Most of us do not need more random “stuff,” but almost everyone appreciates receiving a thoughtful token during this season, whether it is a special gift from a loved one or a “thank you” in recognition of extra effort for a job well done.

The societal pressures of this season are immense, with both the expectation to have a “great holiday” and to bestow the same on others. My guess is that most of you readers are opting in and hoping to spread a little cheer to others.

How does a “green” person do this? Here are some suggestions:

1. Think carefully about the person you plan to gift. Is there anything you can give them that might make their life better? Several elders on my list will be getting Yaktrax this year in the hope that they will not slip on the ice when they venture out this winter. An Ove Glove is another good choice.

2. Does the person have a special hobby or interest? Consider a book. Here are two suggestions for cooks you may know: Simply in Season, a compilation of recipes by Cathleen Hockman-Wert and Mary Beth Lind, published by the Mennonite Central Committee, or The Art of Simple Food by Alice Waters. A new option for a foodie on your list is Michael Pollan's The Botany of Desire in the original book format or as a DVD of the recent PBS program.

3. Support your local merchants. Particularly in these tough times, the smaller merchants are struggling. Check out the new stores in your neighborhood. And if they offer services as well, consider a gift certificate. A bike store like New Haven’s devil’s gear offers tune-ups, a yarn store – knitting lessons.

4. Perhaps you need a small gift. Bake your own cookies and package them in a reusable basket or holiday tin. Or you might consider gifting coffee, chocolate or tea. But look for the “Fair Trade” label before you buy. Fair Trade is an organized movement that aims to help producers in developing countries and promote sustainability. You can find such items at some local merchants or at 10,000 Villages if you are lucky enough to have such a store in your city. Or online at equalexchange and other vendors.

5. Support the holiday sales of your local arts groups. In New Haven we have the Creative Arts Workshop’s Celebration of American Crafts, where you can choose gifts by over 300 artists from around the country while supporting the school’s largest fundraiser. Or patronize the gift shop of your local museum.

6. If you know someone who loves old things, check out your local secondhand shops or antiques stores. You know what they say, “One person’s junk is another’s treasure.”

7. Give a night out to someone who would appreciate it: a gift certificate to a local restaurant, or theater, or musical performance, or dinner and a movie…you get the idea.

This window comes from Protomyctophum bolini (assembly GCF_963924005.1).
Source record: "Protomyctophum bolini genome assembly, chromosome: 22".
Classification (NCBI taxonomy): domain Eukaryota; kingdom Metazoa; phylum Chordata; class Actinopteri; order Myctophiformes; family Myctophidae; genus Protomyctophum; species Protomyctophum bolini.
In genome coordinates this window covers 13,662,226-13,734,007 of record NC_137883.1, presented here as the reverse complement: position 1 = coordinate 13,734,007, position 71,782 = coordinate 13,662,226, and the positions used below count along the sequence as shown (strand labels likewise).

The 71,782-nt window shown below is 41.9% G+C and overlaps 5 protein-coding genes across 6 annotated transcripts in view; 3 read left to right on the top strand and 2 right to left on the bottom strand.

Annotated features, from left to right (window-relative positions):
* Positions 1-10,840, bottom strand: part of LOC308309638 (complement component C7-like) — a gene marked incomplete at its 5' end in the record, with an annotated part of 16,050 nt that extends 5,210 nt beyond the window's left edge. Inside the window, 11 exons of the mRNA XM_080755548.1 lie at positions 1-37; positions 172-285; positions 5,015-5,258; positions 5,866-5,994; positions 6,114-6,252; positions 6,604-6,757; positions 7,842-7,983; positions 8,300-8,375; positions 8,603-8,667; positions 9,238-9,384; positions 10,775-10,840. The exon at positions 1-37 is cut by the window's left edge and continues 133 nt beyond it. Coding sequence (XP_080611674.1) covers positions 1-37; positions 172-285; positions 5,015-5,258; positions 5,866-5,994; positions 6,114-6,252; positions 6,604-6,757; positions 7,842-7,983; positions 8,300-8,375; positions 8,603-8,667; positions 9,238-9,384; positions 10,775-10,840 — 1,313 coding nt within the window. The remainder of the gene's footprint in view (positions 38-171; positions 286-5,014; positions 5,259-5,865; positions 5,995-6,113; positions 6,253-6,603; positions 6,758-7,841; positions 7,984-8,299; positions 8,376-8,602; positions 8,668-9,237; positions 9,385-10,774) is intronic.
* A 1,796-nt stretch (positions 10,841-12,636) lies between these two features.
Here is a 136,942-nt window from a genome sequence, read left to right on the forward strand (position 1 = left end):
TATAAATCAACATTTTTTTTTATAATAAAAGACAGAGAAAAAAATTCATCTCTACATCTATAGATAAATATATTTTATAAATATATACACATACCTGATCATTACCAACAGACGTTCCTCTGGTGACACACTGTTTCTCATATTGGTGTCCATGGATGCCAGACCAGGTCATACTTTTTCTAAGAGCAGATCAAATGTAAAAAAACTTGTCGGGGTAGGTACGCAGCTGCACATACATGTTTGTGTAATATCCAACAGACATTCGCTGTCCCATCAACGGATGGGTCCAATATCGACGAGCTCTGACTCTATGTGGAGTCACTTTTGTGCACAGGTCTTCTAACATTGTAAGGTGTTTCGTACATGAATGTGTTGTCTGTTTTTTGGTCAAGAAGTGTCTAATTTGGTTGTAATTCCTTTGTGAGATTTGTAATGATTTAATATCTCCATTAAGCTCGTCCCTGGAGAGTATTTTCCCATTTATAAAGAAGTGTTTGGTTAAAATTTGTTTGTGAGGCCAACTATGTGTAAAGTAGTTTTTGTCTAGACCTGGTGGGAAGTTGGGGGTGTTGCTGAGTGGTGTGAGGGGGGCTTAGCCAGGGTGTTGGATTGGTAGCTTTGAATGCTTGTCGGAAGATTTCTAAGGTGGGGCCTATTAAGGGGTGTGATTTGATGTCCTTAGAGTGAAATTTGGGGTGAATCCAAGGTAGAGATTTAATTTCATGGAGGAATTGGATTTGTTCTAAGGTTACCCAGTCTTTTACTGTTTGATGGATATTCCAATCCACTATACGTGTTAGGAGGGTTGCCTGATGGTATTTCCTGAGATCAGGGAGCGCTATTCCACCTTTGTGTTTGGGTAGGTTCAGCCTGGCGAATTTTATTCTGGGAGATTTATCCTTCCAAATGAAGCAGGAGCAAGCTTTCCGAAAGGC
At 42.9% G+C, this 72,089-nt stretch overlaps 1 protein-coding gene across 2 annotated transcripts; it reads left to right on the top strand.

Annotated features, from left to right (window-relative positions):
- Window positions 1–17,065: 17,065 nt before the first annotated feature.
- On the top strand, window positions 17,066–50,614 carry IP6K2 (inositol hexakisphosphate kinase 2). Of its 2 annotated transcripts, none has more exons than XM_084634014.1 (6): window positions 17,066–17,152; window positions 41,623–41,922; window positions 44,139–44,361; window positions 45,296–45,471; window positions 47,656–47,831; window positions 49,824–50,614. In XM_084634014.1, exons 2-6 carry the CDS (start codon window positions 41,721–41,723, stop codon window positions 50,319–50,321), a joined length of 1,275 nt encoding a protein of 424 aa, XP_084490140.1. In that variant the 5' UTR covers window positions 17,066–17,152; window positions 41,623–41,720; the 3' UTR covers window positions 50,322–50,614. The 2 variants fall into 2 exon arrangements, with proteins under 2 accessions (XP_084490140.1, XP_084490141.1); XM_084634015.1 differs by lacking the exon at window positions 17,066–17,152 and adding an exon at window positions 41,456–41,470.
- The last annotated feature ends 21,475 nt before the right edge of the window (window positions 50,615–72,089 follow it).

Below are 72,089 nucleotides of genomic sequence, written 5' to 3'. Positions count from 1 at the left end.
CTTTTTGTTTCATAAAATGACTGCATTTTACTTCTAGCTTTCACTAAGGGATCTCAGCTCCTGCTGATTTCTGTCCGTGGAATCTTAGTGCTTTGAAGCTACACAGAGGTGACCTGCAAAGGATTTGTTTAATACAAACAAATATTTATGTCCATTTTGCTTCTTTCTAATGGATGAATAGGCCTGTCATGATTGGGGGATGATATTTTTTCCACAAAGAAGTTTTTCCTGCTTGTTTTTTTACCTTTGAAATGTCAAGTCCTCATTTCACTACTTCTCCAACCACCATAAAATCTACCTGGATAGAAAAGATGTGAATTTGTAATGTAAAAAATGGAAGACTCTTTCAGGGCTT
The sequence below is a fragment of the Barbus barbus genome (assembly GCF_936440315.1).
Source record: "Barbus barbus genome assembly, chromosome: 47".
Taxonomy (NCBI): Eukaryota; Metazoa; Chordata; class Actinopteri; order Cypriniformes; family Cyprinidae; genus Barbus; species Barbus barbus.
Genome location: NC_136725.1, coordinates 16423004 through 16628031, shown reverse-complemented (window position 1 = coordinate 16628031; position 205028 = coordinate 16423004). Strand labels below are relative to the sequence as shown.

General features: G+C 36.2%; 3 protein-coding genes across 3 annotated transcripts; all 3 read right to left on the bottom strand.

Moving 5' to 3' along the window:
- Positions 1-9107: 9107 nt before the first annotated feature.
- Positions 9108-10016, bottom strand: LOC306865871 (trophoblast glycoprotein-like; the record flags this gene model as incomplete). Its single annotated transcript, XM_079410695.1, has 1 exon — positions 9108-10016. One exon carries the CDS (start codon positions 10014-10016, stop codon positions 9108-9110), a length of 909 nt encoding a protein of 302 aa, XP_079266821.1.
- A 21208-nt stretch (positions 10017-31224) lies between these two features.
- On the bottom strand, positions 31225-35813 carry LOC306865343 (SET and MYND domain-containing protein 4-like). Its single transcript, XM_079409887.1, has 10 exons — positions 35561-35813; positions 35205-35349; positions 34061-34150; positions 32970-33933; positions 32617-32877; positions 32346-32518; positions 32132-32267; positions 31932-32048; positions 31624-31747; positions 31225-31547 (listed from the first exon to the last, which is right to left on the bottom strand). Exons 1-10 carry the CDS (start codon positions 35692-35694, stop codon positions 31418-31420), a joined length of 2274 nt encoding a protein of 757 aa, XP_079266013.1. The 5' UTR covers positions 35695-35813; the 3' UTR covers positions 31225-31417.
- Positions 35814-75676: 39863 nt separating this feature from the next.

8. It is getting late, so if the person is far away, you might need to consider shopping online. Check out http://www.etsy.com/ for the green person in your life.

9. Offer a service if the person lives nearby: babysitting, snow shoveling, a meal of soup once a month…

10. For the person who has everything, consider a gift in their name to a group that “does good.” Some of my favorites: Doctors without Borders, Greenpeace, Heifer International, Oxfam International, and World Wildlife Fund.

Time’s running out for me. Gotta go. Good luck with your shopping.

And happy holidays.

Saturday, December 5, 2009

A Perfect Thursday

I received an unexpected gift this week — a 65°, sunny, December day.

I finally found the time to walk with my friend to Beaver Ponds Park, which had been reclaimed by Pam and her neighbors with the help of students from the Yale School of Forestry and Environmental Studies. The volunteers had cleared a path along the water and made it visible from the street. They had pulled out invasives, planted trees and perennials, and constructed rustic stone benches. Some of the perennials were still in bloom.

The far side remained wild wetland with the phragmites in control. But you had to admire the phragmites that day, whether or not they belonged there, as they rustled gently in the breeze, a beautiful golden brown sea of color.

Other park invasives, an extraordinarily large “herd” of Canada geese parked in the path, looked particularly regal as we circumnavigated them and tip-toed through the minefield of their droppings.

Pam told me that sometimes you can see herons roosting in trees on the opposite shore. There were none that day. I would like to see that.